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Flashcards in Tx of T2DM - Oral Agents Deck (40):

What are the outcomes of large diabetes prevention studies based on lifestyle changes and meds?

*studies have shown that the biggest impact on preventing DM is lifestyle changes: increase exercise, decrease calories and fat, and losing weight
-Da Qing Study
-Finnish DM Prevention Study: 58% RRR incidence of DM
-DM Prevention Program: 58% RRR
-Toranomon Study
-Indian DPP
*studies show that meds can also prevent DM but not as effectively as lifestyle changes: TRIPOD, STOP-NIDDM, DPP, DREAM


given a pt at risk for DM, apply the lifestyle change outcomes to reduce or prevent profession to DM

-counsel of weight loss (5-10%)
-increase physical activity (at least 150 min/week)


Given a pt at risk for DM, select the medication to reduce or prevent progression to DM based on the outcomes of the prevention studies



ADA criteria for the use of metformin for prevention of DM in a pt at high risk for DM/preDM

-ADA recommends considering metformin for those at the highest risk:
-IFG + IGT plus other risk factors:
-A1c > 6%
-positive family hx
-low HDL
-high TG


State the outcomes of the DCCT on the development or progression of microvascular diabetes complications

this study proved normalizing blood glucose could prevent or delay progression of diabetic complications
-in the primary prevention group:
-76% RRR in the development of retinopathy
-34% reduction in nephropathy
-60% reduction in neuropathy
-secondary prevention group:
-54% RRR in retinopathy
-43% reduction in nephropathy


state the outcome of the UKPDS concerning the reduction of microvascular complications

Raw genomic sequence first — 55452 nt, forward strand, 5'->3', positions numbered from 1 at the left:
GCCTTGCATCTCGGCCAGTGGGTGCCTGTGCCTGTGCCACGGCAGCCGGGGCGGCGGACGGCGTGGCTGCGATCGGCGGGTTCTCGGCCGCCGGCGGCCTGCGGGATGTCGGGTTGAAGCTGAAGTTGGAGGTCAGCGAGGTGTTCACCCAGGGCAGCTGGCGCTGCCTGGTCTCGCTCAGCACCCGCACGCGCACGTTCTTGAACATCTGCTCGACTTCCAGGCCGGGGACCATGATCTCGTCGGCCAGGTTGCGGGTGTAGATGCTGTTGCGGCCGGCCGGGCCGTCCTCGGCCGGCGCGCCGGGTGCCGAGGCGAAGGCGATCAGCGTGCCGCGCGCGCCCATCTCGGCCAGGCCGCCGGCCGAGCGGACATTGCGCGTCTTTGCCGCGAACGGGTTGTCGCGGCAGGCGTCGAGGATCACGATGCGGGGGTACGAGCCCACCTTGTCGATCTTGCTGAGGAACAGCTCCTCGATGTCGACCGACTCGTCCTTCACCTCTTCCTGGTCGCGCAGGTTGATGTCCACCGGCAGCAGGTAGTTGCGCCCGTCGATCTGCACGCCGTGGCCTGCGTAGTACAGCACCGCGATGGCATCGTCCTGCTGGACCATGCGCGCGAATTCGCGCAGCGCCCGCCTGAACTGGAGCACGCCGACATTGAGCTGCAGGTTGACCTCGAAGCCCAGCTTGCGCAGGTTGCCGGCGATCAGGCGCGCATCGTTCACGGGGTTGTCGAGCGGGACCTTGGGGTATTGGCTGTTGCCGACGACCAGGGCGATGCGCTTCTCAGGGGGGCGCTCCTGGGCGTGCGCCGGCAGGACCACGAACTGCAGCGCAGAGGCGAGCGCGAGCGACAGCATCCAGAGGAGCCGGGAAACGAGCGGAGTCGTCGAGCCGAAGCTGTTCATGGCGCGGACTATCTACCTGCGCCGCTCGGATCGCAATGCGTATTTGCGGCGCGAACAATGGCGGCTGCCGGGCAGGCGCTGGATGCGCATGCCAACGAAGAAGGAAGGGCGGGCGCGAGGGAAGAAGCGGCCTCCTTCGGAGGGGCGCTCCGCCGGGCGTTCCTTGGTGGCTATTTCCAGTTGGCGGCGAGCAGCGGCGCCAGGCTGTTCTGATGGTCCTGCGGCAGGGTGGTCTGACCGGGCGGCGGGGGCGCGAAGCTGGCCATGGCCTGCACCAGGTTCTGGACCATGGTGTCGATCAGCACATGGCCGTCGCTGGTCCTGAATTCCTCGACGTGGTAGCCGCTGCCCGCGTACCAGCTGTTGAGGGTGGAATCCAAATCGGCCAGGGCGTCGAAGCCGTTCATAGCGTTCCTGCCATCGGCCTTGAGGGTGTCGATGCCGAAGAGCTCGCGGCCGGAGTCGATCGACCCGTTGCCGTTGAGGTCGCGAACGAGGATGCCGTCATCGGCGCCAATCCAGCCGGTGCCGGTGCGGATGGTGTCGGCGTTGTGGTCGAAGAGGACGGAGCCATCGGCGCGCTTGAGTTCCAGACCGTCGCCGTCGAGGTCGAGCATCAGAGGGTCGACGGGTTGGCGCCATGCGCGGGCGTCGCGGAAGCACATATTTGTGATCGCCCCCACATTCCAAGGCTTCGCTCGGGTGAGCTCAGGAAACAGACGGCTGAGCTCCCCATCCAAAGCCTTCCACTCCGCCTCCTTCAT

-drug therapy group vs. diet group to control blood glucose
-outcome: 25% reduction in microvascular complications


glycemic goals of therapy for a nonpregnant adult with T2DM
-preprandial blood glucose

-A1c: <7%
-BG: 80-130


identify pts who may safely achieve an A1c of < or equal to 6.5%

-those with a short duration of DM
-long life expectancy
-no significant cardiovascular dz


identify the pts who need less stringent A1c goals

-people who are at risk for severe hypoglycemia
-have a limited life expectancy
-have advanced complications and/or severe co-morbid diseases
-have had DM for many years and have trouble achieving <7% despite use of multiple glucose lowering meds


What are patient risk factors for the development of prediabetes/diabetes

-impaired fasting glucose
-impaired glucose tolerance test
-A1c > 5.7-6.4%
-BMI > 30
-< 60 yo
-women w/ hx of gestational DM


given a pt w/ prediabetes, choose a tx plan to reduce their risk for developing DM

-lifestyle changes are tx of choice
-if meds needed: metformin
-tx other cardiovascular risk factors: BP, lipids, smoking
-monitor for development of DM annually


Place in therapy for metformin in the tx of T2D

if lifestyle changes fail to achieve glycemic goals and have not achieved an A1c <7.5% then metformin is the drug of choice


expected clinical effect of metformin on the patient's blood glucose control

-lowers fasting plasma glucose concentrations by about 55 mg/dl
-reduces A1c by 1-2%
-no hypoglycemia
-no weight gain


contraindications to metformin

-renal function
-unstable CHF
-liver dz
-alcohol abuse


renal function guidelines for metformin use

-DO NOT use in CKD stages 4 and 5
-do not initiate therapy at stage 3B but may continue use at 1000mg max dose
-avoid initiating therapy at stage 3A if expected to become unstable but may continue use at 2000mg max
-CKD stages 1 and 2: max dose 2550 mg


initial dose of metformin

500 mg once or twice daily (Letassy said she starts w/ once daily)


titration dose of metformin

-start at 500 mg daily
-dose should be increased at the rate of 1 tab weekly
-up to a max dose of 2500 mg per day

*her example:
500mg daily x 1 week; increase to 500 mg BID x 1 month; then add 500 mg where needed


MoA of metformin

-decreases hepatic glucose production from gluconeogenesis and glycogenolysis
-increases glucose uptake in the muscle by increasing movement of glucose transporters to the cell membrane and by increasing their sensitivity to insulin and glucose


ADRs of metformin

GI are MC
-early satiety and anorexia